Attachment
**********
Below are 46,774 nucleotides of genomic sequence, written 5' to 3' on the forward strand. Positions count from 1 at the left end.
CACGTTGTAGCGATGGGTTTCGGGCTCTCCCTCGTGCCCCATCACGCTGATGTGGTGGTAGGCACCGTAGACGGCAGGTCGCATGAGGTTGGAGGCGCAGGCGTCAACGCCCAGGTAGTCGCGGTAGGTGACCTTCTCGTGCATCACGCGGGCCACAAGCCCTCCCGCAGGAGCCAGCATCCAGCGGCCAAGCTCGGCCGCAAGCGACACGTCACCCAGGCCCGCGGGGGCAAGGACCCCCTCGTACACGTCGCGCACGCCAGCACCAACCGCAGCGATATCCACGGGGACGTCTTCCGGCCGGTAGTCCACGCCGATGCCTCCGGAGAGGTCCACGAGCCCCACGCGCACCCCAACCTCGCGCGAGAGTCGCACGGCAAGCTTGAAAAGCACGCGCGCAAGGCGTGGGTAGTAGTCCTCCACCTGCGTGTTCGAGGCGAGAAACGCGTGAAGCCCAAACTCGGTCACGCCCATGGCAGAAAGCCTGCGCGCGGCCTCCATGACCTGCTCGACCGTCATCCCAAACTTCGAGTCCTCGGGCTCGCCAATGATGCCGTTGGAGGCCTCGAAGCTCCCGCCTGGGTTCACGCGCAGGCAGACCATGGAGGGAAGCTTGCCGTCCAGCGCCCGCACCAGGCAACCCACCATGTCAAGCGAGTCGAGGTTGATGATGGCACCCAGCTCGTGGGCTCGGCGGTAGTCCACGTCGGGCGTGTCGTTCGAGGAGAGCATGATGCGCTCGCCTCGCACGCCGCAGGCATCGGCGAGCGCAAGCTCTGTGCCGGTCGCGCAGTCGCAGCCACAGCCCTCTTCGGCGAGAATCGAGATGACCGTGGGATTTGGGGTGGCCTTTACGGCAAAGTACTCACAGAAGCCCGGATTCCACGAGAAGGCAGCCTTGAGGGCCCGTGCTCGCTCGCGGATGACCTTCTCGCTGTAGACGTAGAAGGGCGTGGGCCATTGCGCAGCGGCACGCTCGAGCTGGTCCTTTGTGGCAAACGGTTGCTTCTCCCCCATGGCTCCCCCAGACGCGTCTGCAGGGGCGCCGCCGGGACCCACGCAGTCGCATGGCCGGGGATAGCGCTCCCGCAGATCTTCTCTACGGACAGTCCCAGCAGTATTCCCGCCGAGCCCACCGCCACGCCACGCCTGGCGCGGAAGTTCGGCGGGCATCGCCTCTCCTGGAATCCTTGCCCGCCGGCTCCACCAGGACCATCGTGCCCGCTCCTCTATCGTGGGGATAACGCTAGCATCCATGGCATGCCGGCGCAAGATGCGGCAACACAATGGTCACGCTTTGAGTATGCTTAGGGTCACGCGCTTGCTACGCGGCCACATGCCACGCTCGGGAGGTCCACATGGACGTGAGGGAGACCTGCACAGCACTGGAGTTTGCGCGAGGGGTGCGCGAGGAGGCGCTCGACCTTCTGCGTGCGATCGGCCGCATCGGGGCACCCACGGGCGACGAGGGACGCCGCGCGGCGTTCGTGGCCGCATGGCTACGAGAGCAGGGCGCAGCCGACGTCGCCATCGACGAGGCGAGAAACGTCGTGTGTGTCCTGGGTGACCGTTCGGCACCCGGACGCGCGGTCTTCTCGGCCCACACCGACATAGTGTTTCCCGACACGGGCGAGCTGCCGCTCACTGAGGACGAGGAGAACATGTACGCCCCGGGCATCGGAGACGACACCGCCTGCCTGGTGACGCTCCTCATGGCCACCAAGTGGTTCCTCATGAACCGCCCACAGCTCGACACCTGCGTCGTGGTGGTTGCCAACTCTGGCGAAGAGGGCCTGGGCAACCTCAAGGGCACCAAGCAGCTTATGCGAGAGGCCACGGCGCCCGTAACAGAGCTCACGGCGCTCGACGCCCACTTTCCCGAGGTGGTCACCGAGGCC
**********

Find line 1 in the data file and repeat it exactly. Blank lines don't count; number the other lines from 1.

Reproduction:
Below are 46,774 nucleotides of genomic sequence, written 5' to 3' on the forward strand. Positions count from 1 at the left end.